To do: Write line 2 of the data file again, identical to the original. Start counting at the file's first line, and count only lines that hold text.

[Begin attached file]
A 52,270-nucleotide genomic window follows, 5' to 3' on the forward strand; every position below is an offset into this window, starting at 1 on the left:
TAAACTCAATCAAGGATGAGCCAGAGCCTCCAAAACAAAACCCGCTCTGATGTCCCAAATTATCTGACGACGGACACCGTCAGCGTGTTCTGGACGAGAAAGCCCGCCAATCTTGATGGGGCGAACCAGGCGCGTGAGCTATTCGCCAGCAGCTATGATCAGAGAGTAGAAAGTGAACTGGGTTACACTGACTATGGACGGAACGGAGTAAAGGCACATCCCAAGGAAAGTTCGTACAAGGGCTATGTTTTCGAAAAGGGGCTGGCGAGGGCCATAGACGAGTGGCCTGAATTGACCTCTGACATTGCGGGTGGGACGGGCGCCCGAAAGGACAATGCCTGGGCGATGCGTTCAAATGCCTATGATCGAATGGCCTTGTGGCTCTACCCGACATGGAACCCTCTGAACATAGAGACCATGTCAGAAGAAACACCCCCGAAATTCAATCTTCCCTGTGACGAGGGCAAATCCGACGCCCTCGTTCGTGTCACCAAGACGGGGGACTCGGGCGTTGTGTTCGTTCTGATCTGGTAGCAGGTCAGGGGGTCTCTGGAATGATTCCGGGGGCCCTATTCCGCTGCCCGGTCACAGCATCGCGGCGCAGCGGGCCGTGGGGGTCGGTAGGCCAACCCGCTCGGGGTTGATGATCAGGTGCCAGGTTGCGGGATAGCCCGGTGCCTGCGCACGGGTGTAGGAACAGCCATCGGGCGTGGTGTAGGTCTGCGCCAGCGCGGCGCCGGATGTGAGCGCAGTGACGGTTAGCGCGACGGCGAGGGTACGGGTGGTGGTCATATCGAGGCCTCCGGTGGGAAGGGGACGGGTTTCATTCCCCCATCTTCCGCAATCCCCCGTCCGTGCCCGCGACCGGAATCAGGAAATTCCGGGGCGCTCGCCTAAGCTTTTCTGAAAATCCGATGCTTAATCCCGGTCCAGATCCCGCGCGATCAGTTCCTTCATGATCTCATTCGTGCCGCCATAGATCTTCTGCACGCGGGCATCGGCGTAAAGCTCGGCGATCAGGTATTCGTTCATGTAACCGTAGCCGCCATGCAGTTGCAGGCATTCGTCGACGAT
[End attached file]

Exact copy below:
TAAACTCAATCAAGGATGAGCCAGAGCCTCCAAAACAAAACCCGCTCTGATGTCCCAAATTATCTGACGACGGACACCGTCAGCGTGTTCTGGACGAGAAAGCCCGCCAATCTTGATGGGGCGAACCAGGCGCGTGAGCTATTCGCCAGCAGCTATGATCAGAGAGTAGAAAGTGAACTGGGTTACACTGACTATGGACGGAACGGAGTAAAGGCACATCCCAAGGAAAGTTCGTACAAGGGCTATGTTTTCGAAAAGGGGCTGGCGAGGGCCATAGACGAGTGGCCTGAATTGACCTCTGACATTGCGGGTGGGACGGGCGCCCGAAAGGACAATGCCTGGGCGATGCGTTCAAATGCCTATGATCGAATGGCCTTGTGGCTCTACCCGACATGGAACCCTCTGAACATAGAGACCATGTCAGAAGAAACACCCCCGAAATTCAATCTTCCCTGTGACGAGGGCAAATCCGACGCCCTCGTTCGTGTCACCAAGACGGGGGACTCGGGCGTTGTGTTCGTTCTGATCTGGTAGCAGGTCAGGGGGTCTCTGGAATGATTCCGGGGGCCCTATTCCGCTGCCCGGTCACAGCATCGCGGCGCAGCGGGCCGTGGGGGTCGGTAGGCCAACCCGCTCGGGGTTGATGATCAGGTGCCAGGTTGCGGGATAGCCCGGTGCCTGCGCACGGGTGTAGGAACAGCCATCGGGCGTGGTGTAGGTCTGCGCCAGCGCGGCGCCGGATGTGAGCGCAGTGACGGTTAGCGCGACGGCGAGGGTACGGGTGGTGGTCATATCGAGGCCTCCGGTGGGAAGGGGACGGGTTTCATTCCCCCATCTTCCGCAATCCCCCGTCCGTGCCCGCGACCGGAATCAGGAAATTCCGGGGCGCTCGCCTAAGCTTTTCTGAAAATCCGATGCTTAATCCCGGTCCAGATCCCGCGCGATCAGTTCCTTCATGATCTCATTCGTGCCGCCATAGATCTTCTGCACGCGGGCATCGGCGTAAAGCTCGGCGATCAGGTATTCGTTCATGTAACCGTAGCCGCCATGCAGTTGCAGGCATTCGTCGACGAT